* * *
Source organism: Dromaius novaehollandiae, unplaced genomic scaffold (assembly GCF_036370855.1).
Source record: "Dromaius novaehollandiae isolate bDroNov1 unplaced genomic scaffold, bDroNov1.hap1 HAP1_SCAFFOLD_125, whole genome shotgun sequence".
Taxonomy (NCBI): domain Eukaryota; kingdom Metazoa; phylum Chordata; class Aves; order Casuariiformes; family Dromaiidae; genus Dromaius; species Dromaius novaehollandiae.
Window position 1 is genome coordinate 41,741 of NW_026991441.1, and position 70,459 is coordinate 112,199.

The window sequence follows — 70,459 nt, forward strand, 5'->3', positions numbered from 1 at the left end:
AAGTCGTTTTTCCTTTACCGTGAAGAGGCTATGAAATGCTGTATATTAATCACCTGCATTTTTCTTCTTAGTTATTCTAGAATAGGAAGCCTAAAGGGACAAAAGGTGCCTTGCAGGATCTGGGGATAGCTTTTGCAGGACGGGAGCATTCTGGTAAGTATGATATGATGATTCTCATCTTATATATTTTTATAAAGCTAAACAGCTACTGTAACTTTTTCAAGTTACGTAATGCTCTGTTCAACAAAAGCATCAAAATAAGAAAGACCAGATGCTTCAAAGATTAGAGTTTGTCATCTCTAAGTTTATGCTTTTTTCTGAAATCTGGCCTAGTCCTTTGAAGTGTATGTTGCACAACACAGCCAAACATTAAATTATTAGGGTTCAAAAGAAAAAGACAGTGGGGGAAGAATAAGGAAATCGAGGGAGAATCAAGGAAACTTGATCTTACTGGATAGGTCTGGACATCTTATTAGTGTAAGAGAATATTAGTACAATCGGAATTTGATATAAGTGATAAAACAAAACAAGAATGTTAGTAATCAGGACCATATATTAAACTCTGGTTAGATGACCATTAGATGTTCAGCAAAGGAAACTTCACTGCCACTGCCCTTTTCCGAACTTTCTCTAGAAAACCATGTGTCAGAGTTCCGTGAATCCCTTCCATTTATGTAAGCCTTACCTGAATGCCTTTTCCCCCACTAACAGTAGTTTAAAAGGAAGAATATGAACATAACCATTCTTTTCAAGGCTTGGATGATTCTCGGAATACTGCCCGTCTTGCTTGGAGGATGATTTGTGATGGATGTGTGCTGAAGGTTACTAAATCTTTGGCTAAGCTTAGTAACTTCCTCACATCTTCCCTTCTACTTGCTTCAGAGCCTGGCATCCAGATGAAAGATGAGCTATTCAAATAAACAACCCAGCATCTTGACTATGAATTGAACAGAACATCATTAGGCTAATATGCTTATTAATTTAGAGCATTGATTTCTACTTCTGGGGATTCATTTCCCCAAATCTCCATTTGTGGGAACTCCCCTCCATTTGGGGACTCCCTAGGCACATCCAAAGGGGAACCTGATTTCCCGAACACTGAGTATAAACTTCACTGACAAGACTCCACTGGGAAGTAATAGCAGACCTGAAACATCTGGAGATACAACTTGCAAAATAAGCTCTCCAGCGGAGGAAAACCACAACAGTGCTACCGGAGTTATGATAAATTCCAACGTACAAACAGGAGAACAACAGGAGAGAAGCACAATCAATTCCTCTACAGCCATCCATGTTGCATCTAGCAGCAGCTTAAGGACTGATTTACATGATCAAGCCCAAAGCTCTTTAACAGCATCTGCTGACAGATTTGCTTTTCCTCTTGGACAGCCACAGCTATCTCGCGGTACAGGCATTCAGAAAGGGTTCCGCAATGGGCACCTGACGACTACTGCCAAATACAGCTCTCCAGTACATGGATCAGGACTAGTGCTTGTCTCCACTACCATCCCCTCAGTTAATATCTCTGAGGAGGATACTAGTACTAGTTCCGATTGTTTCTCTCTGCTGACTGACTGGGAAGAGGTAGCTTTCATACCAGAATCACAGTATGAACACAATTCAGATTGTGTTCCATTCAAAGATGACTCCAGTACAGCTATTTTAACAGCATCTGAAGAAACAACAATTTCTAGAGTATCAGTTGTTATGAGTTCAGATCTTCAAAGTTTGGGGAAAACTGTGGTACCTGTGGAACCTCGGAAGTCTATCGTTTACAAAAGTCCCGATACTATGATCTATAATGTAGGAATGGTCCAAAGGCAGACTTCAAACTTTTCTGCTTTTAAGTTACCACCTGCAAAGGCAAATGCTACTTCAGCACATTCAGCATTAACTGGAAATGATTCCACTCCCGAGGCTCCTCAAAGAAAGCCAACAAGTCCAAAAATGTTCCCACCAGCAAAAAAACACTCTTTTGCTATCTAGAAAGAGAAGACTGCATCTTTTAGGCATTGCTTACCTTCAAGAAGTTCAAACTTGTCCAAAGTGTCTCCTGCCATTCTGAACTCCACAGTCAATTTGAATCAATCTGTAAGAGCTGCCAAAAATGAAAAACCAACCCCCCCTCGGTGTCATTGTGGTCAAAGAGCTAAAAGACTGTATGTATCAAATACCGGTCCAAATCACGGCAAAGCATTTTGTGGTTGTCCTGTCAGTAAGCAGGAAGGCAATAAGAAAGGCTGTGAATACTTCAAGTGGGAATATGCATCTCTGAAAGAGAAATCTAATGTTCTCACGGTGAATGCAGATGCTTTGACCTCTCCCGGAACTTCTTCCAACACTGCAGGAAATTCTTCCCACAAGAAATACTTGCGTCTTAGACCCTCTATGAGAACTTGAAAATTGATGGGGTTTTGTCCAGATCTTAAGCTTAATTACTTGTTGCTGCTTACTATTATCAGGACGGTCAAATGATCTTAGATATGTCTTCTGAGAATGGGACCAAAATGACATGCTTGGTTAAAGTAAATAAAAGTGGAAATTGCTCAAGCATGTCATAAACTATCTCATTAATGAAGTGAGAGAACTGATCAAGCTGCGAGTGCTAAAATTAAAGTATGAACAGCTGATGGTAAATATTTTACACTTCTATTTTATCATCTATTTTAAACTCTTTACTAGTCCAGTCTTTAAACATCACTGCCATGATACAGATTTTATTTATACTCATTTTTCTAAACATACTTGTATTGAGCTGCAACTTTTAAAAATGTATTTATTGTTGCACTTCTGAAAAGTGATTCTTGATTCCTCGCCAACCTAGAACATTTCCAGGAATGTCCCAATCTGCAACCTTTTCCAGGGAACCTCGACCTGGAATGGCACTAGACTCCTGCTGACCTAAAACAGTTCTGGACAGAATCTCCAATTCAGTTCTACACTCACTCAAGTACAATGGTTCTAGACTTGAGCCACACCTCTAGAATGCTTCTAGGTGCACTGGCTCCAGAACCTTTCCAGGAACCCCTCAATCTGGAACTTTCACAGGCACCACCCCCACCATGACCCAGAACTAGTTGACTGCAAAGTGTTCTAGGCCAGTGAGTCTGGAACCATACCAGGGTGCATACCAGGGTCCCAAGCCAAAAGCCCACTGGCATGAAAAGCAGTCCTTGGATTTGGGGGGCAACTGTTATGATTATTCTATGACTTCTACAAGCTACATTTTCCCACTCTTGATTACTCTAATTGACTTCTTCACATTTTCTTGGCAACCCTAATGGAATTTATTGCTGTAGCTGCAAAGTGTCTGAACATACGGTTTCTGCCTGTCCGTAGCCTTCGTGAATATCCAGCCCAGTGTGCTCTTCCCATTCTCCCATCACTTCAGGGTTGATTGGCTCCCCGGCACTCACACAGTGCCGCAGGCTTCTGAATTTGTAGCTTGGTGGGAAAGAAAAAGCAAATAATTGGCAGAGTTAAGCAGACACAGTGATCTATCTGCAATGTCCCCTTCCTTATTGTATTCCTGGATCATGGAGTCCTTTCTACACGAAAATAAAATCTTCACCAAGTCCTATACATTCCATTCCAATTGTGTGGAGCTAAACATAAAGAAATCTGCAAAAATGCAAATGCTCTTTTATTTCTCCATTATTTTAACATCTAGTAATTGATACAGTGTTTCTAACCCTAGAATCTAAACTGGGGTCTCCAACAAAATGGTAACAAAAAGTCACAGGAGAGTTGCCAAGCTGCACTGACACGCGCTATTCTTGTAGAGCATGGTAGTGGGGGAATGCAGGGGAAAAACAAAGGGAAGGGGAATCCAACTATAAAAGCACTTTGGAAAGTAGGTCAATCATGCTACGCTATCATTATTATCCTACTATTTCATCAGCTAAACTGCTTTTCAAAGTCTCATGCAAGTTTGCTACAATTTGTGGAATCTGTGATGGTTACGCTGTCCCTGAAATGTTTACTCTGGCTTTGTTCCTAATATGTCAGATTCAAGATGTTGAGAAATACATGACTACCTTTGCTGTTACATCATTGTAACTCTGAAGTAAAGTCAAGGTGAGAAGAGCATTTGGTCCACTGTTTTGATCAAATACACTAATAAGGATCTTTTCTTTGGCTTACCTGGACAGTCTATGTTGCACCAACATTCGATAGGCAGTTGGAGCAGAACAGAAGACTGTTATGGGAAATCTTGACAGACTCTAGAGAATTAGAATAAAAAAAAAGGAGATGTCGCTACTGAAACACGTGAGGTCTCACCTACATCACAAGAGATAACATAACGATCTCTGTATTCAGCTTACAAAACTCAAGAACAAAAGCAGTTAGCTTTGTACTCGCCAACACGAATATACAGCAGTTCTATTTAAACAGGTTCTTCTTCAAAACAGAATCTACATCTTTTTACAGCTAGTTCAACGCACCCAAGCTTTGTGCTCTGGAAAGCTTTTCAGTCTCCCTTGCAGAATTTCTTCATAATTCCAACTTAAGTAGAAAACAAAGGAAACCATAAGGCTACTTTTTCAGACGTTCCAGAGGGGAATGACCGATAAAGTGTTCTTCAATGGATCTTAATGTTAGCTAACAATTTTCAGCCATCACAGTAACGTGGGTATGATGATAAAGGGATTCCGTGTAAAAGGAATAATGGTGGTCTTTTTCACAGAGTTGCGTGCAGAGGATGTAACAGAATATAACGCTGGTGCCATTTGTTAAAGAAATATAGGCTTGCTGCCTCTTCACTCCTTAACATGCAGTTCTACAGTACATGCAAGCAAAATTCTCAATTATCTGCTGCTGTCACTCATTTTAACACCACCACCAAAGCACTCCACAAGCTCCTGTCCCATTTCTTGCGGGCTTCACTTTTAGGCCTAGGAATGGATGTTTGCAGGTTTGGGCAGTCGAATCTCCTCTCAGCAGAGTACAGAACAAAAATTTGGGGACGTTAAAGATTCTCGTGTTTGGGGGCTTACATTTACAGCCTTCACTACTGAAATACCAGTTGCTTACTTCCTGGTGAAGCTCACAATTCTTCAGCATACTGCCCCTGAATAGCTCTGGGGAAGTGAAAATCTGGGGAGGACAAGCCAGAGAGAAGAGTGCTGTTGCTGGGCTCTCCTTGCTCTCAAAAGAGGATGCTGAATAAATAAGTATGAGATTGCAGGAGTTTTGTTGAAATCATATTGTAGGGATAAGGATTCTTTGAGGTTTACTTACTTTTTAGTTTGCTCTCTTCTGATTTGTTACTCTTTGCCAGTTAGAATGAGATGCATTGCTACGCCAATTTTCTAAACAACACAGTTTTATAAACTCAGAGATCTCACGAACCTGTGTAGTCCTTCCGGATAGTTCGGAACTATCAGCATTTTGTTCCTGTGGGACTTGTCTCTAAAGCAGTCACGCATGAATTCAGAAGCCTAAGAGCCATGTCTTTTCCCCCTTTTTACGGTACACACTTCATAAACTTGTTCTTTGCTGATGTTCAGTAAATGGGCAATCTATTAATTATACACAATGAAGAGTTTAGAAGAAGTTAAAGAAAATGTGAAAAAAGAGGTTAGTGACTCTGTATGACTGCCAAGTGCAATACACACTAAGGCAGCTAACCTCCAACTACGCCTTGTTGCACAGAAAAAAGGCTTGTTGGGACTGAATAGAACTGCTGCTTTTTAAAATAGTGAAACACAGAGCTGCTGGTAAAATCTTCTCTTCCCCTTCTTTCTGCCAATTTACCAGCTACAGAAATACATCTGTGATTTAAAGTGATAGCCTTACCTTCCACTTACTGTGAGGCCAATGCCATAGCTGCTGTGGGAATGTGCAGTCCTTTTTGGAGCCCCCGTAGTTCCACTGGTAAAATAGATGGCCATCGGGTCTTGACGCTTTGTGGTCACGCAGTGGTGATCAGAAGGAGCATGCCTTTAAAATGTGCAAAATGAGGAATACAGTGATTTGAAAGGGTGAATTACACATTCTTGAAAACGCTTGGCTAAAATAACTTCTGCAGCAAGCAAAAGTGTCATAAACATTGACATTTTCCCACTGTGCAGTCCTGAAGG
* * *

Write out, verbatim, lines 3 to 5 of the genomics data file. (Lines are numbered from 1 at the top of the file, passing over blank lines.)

Taxonomy (NCBI): domain Eukaryota; kingdom Metazoa; phylum Chordata; class Aves; order Casuariiformes; family Dromaiidae; genus Dromaius; species Dromaius novaehollandiae.
Window position 1 is genome coordinate 41,741 of NW_026991441.1, and position 70,459 is coordinate 112,199.

The window sequence follows — 70,459 nt, forward strand, 5'->3', positions numbered from 1 at the left end: